With the digital event series Dialog Nanotechnology – Trends and Perspectives, we want to discuss these and other current and relevant issues with industry and public authority representatives in order to develop a general and sustainable strategy for the effective and safe implementation of nanotechnologies.
In two-hour workshops, the respective topics will be presented by experts from different perspectives (authorities – industry – research) and then discussed in a joint dialogue round.
As key technologies of the 21st century, nanotechnologies and new materials are an important driver of innovation. As cross-sectional technologies, they fertilize central industrial sectors such as medicine, renewable energies, power electronics and the maritime economy. In addition, they are also an important factor for the competitiveness and innovative ability of small and medium-sized companies.
Although nanotechnologies have already been successfully used for decades in a variety of applications and products, many questions remain unanswered and thus the numerous opportunities continue to face corresponding challenges and risks. For example, the versatile application possibilities of nanotechnologies lead to a variety of products that is difficult to manage and no longer clearly identifiable, classifiable and regulatory. Many of these products are perceived in the public eye as revolutionary and profitable on the one hand, and as threatening or dangerous on the other. Thus, “the” nanotechnology raises a number of socially relevant questions:
- Innovation capability: How can small companies also benefit from the economic potential of nanotechnology?
- Regulations: Can regulations control the risks of nanotechnologies without jeopardizing their economic potential?
- Safety: What effects can nanoparticles have on our health and how can safety for humans and the environment be ensured?
- Recycling: Do nanomaterials pose a risk to the environment or can they help advance the energy transition?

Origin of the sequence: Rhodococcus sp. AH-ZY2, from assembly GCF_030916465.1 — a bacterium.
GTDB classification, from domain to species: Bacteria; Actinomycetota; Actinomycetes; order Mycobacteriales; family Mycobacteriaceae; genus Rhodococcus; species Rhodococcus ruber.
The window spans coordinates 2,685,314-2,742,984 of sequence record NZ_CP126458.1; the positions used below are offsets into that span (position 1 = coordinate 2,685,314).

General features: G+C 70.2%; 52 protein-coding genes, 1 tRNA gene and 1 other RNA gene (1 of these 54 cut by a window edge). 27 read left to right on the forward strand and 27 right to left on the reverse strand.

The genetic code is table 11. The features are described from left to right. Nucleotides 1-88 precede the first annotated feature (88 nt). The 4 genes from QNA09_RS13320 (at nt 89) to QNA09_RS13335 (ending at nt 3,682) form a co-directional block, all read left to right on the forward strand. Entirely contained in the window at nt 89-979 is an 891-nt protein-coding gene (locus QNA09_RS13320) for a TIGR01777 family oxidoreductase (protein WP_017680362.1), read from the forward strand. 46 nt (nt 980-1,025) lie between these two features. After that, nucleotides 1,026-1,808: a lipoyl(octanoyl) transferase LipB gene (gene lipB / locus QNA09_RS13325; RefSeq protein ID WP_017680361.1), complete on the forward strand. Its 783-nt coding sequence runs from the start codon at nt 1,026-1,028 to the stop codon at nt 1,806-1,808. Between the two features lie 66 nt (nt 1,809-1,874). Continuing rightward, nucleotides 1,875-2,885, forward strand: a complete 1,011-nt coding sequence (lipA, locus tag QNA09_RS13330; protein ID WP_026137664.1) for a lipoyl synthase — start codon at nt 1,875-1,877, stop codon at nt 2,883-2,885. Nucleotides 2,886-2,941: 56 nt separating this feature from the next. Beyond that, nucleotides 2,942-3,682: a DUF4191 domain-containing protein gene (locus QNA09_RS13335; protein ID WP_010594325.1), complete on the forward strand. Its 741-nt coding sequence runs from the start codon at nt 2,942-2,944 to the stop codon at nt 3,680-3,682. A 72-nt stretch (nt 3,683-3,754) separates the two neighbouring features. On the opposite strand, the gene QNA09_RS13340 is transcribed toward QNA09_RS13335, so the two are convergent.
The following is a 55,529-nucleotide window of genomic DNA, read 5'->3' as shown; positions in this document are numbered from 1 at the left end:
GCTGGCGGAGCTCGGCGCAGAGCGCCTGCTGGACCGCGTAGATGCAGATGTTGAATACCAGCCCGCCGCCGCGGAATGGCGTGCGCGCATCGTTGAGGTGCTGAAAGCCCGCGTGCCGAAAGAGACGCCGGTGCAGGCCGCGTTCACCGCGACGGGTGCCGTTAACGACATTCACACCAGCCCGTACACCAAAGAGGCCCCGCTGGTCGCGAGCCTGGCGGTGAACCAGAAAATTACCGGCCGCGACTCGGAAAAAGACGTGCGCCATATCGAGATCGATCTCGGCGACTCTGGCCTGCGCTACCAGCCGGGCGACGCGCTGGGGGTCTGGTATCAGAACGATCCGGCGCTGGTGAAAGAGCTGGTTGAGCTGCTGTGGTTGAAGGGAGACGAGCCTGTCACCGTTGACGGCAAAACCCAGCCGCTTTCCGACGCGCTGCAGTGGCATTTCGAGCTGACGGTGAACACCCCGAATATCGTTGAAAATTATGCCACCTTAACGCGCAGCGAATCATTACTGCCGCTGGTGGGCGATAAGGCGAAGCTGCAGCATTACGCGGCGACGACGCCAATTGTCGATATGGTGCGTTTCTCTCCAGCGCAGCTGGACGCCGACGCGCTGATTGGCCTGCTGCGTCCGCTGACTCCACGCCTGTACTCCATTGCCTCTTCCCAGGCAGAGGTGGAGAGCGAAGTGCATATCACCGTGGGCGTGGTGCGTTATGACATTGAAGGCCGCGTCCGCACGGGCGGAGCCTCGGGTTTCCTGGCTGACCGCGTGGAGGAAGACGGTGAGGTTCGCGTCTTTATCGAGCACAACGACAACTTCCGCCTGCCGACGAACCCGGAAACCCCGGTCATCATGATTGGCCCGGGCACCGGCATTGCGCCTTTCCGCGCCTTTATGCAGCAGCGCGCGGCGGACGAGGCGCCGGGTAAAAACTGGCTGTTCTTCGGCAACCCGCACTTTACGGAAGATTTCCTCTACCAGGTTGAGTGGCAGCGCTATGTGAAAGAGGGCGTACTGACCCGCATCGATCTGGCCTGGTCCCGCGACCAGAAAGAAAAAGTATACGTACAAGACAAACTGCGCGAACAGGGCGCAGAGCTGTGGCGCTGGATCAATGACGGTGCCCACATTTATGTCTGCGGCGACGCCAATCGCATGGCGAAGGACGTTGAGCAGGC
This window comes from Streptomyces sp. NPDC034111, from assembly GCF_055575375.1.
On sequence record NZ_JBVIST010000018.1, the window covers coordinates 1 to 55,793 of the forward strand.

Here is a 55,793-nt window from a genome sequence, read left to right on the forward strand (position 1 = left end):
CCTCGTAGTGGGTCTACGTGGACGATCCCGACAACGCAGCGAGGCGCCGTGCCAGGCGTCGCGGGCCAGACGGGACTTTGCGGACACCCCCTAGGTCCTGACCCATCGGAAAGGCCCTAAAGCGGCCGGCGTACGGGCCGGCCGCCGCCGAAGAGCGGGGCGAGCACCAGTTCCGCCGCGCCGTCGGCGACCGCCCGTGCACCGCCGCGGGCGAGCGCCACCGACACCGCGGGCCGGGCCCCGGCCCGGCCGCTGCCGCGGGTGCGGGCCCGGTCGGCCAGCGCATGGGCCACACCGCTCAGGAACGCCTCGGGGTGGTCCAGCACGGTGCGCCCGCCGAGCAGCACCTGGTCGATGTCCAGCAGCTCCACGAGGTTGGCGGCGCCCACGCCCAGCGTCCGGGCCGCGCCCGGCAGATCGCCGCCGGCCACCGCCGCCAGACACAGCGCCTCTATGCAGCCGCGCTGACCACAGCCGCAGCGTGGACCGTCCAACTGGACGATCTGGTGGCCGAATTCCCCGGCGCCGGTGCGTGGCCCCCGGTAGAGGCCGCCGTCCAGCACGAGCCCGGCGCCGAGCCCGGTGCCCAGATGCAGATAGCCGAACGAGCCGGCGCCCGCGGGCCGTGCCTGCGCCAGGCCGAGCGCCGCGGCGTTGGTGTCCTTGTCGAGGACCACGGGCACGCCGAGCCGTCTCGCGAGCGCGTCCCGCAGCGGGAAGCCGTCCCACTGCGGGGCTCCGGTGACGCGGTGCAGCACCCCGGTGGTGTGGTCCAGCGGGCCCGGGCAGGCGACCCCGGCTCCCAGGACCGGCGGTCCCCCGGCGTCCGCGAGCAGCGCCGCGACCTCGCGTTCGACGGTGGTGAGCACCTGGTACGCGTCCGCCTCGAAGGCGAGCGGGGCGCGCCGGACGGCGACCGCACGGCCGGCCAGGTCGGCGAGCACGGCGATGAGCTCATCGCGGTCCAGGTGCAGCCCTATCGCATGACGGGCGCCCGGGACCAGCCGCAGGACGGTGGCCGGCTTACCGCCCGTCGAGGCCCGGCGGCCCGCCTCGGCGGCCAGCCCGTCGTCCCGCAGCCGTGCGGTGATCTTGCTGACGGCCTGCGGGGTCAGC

- Safe-by-Design: Who bears which responsibility in the safe handling of new materials and can regulations force this?
- Upscaling: What challenges arise in scaling up research and development results to industrial scales?
- Communication: How do we communicate complex and sometimes contradictory information in order to achieve broad acceptance of new nanotechnologies?
Next event: Digitization in nanotechnology – Advanced and data-intensive methods.
When: January 18, 2024, 2:00 p.m. to 5:00 p.m.
Where: Virtual meeting
Digitization also offers a great deal of potential for nanotechnology. For example, the use of data-intensive methods for the development of nanomaterials can generate innovative new application possibilities and improve existing applications. In addition, linking existing data offers the chance to better predict possible risks of nanoparticles for human health and the environment and – ideally – already in the planning phase. In practical implementation, however, there is often a lack of high-quality data as well as sustainable maintenance and open access to databases.
The Dialog Nanotechnology event series therefore also addresses critical points in the use of data-intensive methods and openly discusses the potentials for research, authorities and industry with the various experts.
14:00 Einführung und Begrüßung
14:10 Digitaler Produktepass
Dr. Harald Bresch, Bundesanstalt für Materialforschung und –prüfung (BAM)
14:35 Datenbanken zu Nanomaterialien: leicht erhältliche Informationen für Jeden?
Prof. Dr. Harald Krug, NanoCASE
15:05 Vernetzung von Datenbanken
Dr. Felix Bach, Leibniz-Institut für Informationsinfrastruktur (FIZ Karlsruhe)
15:20 Anwendungsbeispiel automatisierte Bildauswertung
Dr. Ulrich Tillich, Oculyze GmbH
15:35 – 17:00 Gemeinsamer Dialog
For more information please visit Dialog Nanotechnology.